It was dark on the old street
lined with elms. I stood on tiptoe
at the front door, and stared
through the slim windows.
The long hallway was dim,
branched off to the girls’ room.
For years they complained
about each other’s habits,
and drew a line down the middle,
but when it came time, neither
would take the bedroom I left.
Water ran in the pipes. I listened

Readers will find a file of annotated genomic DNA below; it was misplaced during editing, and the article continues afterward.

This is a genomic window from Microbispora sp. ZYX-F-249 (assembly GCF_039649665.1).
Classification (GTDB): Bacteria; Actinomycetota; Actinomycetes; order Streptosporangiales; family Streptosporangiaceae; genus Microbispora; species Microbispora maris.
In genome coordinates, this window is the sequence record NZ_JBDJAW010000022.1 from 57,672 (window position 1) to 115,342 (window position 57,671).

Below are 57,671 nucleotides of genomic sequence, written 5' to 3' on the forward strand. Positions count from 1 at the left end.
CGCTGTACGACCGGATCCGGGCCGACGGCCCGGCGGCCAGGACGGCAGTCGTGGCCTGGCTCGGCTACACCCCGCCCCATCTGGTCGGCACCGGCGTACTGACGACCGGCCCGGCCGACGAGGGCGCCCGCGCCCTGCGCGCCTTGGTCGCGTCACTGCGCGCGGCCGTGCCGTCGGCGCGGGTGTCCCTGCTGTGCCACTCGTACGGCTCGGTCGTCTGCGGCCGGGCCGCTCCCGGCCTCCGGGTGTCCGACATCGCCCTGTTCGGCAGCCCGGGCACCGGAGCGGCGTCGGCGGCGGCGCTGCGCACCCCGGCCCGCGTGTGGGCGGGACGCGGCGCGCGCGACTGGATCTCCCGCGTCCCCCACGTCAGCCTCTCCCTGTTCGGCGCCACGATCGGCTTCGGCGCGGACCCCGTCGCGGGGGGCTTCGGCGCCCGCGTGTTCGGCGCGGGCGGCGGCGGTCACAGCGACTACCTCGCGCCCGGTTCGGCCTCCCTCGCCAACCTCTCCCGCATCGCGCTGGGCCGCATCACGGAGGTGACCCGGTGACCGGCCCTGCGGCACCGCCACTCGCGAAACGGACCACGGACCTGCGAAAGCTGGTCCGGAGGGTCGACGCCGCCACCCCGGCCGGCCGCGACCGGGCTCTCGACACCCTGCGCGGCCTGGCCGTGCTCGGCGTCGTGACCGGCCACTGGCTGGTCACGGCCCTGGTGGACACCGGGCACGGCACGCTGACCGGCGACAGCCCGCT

to the clatter of plates in the sink,
mother cleaning up after supper.
She worked alone.
From my spot at the dining table
I could hear her hum “Unchained Melody”
as I pored over math problems.
In his living room easy chair,
father scanned tomorrow’s punch list
for the building site.
How calm, how ordered it seemed,
but I couldn’t open the door.
There was no knob and I wasn’t Christ.
My hand traced the scratch marks
of our last dog, buried under the hedge.
I knew I was on my own.